Windows 10X was supposed to launch this fall for dual-screen and foldable computers including the Microsoft Surface Neo. But those plans have changed.

Earlier this year Microsoft announced this new version of Windows would support only single-screen devices at launch, before eventually coming to dual-screens and foldables.

Now ZDNet reports that launch has been delayed. We might not see Windows 10X on any devices until spring of 2021. And even when it does arrive, it may not be able to do everything Microsoft promised.

Windows 10X is designed to feature a simpler user interface with a mobile-like app launcher. It’s not technically a new operating system, because under the hood it shares a lot of DNA with existing versions of Windows 10.

But Microsoft had planned to support legacy Windows apps (also known as Win32 apps) by running them in containers. This approach can have security benefits, since apps are isolated from the underlying operating system. And it could theoretically help with performance, since your registry doesn’t get bogged down when apps are running in containers.

But Windows Central and ZDNet both report that Win32 app support won’t be available at launch.

That means early Windows 10X computers may only be able to run pre-installed apps like the Microsoft Edge web browser and Universal Windows Platform (UWP) apps downloaded from the Microsoft Store… which seems like an odd move, given that Microsoft has had very little success attracting Windows developers to UWP in recent years.

Recently it had been starting to look like Microsoft was ready to give up on UWP, or at least blur the lines between Win32 and UWP apps.

It’s unclear if the decision to drop Win32 app support for now is because legacy-apps-in-containers approach has led to performance issues or if it’s because Microsoft just wants to offer a simpler, Chromebook-like experience. But either way, Windows 10X sounds like it’s shaping up to be the next Windows RT.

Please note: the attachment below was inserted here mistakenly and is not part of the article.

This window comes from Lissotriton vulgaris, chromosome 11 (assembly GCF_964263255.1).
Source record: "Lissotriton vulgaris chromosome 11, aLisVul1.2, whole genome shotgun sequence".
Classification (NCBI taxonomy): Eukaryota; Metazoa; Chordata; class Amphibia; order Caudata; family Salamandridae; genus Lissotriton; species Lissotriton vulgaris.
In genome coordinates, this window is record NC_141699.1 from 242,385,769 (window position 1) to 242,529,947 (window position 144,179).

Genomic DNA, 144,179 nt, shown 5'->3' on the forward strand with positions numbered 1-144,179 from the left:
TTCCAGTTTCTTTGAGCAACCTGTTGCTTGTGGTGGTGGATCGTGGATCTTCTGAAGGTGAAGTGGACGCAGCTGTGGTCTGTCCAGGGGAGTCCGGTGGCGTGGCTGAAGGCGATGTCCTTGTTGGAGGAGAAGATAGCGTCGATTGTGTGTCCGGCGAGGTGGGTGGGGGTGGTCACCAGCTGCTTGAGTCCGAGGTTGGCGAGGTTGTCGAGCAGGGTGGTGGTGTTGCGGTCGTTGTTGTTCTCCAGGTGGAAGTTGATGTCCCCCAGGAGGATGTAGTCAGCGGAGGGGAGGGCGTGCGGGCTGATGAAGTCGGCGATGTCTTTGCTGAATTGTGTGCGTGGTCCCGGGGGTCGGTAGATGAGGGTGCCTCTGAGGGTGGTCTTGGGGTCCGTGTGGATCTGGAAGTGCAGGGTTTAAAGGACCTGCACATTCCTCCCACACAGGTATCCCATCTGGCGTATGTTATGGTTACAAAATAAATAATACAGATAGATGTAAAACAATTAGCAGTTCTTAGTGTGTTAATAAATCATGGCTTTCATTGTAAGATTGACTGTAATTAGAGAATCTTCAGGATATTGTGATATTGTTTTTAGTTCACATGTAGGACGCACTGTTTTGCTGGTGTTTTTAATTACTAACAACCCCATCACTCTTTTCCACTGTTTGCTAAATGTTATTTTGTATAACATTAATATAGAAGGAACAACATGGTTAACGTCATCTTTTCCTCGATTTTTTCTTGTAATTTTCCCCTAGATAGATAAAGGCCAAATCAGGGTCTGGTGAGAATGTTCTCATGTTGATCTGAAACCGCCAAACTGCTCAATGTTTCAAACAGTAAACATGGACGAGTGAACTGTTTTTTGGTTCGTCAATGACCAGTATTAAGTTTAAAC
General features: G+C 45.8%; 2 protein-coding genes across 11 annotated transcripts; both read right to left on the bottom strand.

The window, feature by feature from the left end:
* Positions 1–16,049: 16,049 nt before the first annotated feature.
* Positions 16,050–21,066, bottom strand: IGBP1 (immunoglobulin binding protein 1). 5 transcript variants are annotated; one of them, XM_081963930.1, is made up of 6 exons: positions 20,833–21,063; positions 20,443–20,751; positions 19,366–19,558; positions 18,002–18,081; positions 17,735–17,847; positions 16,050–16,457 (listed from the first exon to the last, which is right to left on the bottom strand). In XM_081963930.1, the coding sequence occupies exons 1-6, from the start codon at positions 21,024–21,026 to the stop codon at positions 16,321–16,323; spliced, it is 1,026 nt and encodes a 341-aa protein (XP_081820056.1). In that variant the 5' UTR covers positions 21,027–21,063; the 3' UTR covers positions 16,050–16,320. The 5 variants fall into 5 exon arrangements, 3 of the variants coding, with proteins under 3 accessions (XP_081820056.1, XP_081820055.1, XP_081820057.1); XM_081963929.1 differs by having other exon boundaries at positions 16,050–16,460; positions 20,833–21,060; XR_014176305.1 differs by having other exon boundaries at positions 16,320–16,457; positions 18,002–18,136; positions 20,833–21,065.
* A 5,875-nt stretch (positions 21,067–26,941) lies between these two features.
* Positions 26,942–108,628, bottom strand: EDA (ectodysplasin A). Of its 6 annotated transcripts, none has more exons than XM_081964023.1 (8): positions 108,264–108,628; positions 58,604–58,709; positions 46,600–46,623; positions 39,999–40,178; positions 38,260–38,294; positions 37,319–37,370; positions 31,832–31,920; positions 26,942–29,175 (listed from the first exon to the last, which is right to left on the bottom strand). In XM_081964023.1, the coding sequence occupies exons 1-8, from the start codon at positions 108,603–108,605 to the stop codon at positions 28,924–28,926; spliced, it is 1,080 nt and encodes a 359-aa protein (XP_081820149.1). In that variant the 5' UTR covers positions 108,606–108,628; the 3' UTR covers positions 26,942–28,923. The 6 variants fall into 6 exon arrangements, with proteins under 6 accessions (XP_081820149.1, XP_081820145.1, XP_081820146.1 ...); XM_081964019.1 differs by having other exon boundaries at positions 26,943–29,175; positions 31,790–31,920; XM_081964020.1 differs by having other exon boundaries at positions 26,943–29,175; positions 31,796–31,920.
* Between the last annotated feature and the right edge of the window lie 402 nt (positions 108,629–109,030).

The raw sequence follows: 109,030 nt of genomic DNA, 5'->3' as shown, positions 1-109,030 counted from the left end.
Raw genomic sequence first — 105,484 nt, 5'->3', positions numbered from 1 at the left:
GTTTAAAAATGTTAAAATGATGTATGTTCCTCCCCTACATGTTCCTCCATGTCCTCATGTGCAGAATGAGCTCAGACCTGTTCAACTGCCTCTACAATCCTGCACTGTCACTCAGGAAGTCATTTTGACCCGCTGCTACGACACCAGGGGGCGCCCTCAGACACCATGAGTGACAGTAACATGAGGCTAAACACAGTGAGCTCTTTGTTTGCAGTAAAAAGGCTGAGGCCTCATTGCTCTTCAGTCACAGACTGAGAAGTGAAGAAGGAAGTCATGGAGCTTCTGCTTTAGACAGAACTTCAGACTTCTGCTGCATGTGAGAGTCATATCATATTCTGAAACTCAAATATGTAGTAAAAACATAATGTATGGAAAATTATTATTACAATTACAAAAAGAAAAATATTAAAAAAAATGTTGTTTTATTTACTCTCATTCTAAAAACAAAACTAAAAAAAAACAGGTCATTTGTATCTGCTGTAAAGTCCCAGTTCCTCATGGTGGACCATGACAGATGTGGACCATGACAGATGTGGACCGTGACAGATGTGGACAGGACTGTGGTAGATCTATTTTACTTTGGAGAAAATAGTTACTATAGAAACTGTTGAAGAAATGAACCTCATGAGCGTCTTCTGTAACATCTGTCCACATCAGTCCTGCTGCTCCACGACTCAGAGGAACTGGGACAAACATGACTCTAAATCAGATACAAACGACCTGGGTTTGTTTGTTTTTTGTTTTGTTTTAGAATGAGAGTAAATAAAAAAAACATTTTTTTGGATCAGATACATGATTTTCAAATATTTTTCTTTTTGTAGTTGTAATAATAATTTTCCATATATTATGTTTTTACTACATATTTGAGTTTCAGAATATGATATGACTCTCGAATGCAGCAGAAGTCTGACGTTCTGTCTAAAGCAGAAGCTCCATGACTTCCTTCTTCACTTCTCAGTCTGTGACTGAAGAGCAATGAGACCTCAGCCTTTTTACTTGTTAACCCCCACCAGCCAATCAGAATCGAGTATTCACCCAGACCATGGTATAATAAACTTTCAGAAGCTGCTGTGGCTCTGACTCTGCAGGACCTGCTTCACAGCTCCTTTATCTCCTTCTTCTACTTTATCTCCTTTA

That was Microsoft’s first real attempt at porting Windows to run on computers with ARM-based processors. And it was a flop because, among other things, users couldn’t actually run most of the Windows applications they’re already familiar with.

According to ZDNets’ Mary Jo Foley, “Microsoft hasn’t given up on running Win32 apps in containers on 10X,” but she says that feature is not likely to arrive until 2022 or later.

At that point, I’m starting to wonder if Windows 10X will still be a thing.

That said, it’s worth noting that Microsoft has yet to confirm (or deny) the ZDNet or Windows Central reports.

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  1. Windows 10X seems to be optimized first and foremost for small screens and for the clueless user rather than actually being a version of windows 10 optimized for multiple screens. The lack of a “restore” button on the title bar of every window in every screenshot I’ve seen of 10X so far is a clue.
    Really, you could do a lot towards optimizing windows 10 for multiple screens, and in particular multiple screens on laptops, by adding a title bar button to lock the size/position of a window, and the ability to toggle if windows can float over each other on a particular screen, then pre-configuring powertoys on OEM installations. It’s probably not sufficient and you’d probably want a redesign of the task bar/start menu as well as some way of handling rapid device rotation and folding. But it would be a better starting point than 10X seems to be.